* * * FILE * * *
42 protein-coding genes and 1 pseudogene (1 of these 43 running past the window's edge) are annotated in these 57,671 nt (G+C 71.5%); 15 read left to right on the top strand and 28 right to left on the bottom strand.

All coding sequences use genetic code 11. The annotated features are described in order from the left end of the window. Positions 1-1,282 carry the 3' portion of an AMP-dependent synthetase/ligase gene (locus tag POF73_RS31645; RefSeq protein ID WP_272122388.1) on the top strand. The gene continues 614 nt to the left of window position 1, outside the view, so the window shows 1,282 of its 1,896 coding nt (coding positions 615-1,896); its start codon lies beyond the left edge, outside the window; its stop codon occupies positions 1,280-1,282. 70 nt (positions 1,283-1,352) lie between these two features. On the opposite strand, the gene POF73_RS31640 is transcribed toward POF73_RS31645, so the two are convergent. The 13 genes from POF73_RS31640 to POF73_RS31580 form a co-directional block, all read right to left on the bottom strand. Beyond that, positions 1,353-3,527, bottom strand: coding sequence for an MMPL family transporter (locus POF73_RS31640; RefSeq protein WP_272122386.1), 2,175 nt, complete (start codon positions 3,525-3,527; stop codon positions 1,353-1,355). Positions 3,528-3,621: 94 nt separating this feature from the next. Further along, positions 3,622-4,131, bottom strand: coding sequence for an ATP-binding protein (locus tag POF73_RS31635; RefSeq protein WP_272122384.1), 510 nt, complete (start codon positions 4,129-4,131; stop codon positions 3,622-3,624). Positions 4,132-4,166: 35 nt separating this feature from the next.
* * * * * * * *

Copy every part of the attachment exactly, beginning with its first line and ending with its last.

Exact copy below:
42 protein-coding genes and 1 pseudogene (1 of these 43 running past the window's edge) are annotated in these 57,671 nt (G+C 71.5%); 15 read left to right on the top strand and 28 right to left on the bottom strand.

All coding sequences use genetic code 11. The annotated features are described in order from the left end of the window. Positions 1-1,282 carry the 3' portion of an AMP-dependent synthetase/ligase gene (locus tag POF73_RS31645; RefSeq protein ID WP_272122388.1) on the top strand. The gene continues 614 nt to the left of window position 1, outside the view, so the window shows 1,282 of its 1,896 coding nt (coding positions 615-1,896); its start codon lies beyond the left edge, outside the window; its stop codon occupies positions 1,280-1,282. 70 nt (positions 1,283-1,352) lie between these two features. On the opposite strand, the gene POF73_RS31640 is transcribed toward POF73_RS31645, so the two are convergent. The 13 genes from POF73_RS31640 to POF73_RS31580 form a co-directional block, all read right to left on the bottom strand. Beyond that, positions 1,353-3,527, bottom strand: coding sequence for an MMPL family transporter (locus POF73_RS31640; RefSeq protein WP_272122386.1), 2,175 nt, complete (start codon positions 3,525-3,527; stop codon positions 1,353-1,355). Positions 3,528-3,621: 94 nt separating this feature from the next. Further along, positions 3,622-4,131, bottom strand: coding sequence for an ATP-binding protein (locus tag POF73_RS31635; RefSeq protein WP_272122384.1), 510 nt, complete (start codon positions 4,129-4,131; stop codon positions 3,622-3,624). Positions 4,132-4,166: 35 nt separating this feature from the next.